Papers: Revlon blushing with Elizabeth Arden acquisition

Also, Microsoft, Viacom, Joylent, Samsung, Linkedin.com and more...

Revlon plans to pay $14 a share, about 50% more than Arden’s current value

Cosmetics maker Revlon Inc (NYSE:REV) caused a stir on Thursday as it said it is buying rival Elizabeth Arden in a US$870mln deal.

Brands including Giorgio Beverly Hills and celebrity fragrances from the likes of Taylor Swift and Justin Bieber will be added to its portfolio’s foundation, according to USA Today.

Revlon plans to pay $14 a share, about 50% more than Arden’s current value, to expand its own global reach and skin-care line.

In other M&A news, cloud services company Joylent is to be bought by South Korean electronics giant Samsung.

San Francisco-based Joylent will operate as an independent sUBSidiary of Samsung.

Joylent will be in a better position to take on the main players in the cloud services industry - giants Amazon Web Services and Microsoft Azure - which control 30% and 10% of the cloud market respectively. 

Elsewhere, the news outlet reported Viacom (NASDAQ:VIAB) is in line for a shake-up after National Amusements Inc’s billionaire controller Sumner Redstone said Thursday it has filed legal documents to replace five directors of Viacom's board.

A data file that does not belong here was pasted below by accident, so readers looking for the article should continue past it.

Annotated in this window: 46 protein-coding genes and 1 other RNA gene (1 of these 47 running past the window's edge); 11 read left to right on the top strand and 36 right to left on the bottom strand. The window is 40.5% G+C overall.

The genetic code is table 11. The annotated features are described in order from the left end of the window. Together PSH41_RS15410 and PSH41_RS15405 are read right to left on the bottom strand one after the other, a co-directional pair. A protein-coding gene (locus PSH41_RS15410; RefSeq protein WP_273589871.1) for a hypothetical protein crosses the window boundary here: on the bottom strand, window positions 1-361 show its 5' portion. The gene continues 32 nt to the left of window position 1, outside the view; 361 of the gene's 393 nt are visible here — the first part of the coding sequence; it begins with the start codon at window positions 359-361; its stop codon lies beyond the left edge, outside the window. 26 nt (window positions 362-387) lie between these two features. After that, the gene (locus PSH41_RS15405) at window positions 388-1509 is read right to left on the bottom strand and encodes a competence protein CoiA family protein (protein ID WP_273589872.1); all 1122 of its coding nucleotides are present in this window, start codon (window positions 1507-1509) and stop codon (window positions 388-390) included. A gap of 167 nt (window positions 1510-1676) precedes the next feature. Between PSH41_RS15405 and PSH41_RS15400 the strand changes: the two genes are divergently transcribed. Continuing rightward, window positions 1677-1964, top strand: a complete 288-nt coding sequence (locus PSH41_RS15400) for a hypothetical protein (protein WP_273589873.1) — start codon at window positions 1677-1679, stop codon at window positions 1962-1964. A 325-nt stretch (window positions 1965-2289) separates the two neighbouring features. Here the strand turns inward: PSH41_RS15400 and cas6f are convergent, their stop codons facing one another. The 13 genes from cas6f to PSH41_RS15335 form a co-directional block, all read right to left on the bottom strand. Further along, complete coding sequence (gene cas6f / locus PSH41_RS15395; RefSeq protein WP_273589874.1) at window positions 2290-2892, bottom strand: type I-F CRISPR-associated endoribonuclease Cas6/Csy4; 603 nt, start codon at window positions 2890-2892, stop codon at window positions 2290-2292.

The media mogul is looking to oust board members, including chairman and CEO Philippe Dauman.

The other Viacom directors who would be removed are lead independent director Frederic Salerno, George Abrams, Blythe McGarvie and William Schwartz.

Over at the Wall Street Journal, it leads with the news that Salesforce.com Inc (NYSE:CRM) lost out on its own bid for LinkedIn Corp (NYSE:LNKD) to Microsoft Corporation (NASDAQ:MSFT).

Microsoft acquired the professional social network site for US$26.2bn on Monday, and while Salesforce.com’s offer price isn’t known, Brent Thill, an analyst at UBS Group, said purchasing LinkedIn would have been a stretch for the company.

In other news involving Microsoft, the company is breaking the corporate taboo on marijuana by announcing a partnership to begin offering software that tracks marijuana plants from “seed to sale”, according to the New York Times.

The software — a new product in Microsoft’s cloud computing business — is meant to help states that have legalized the medical or recreational use of marijuana keep tabs on sales and commerce.

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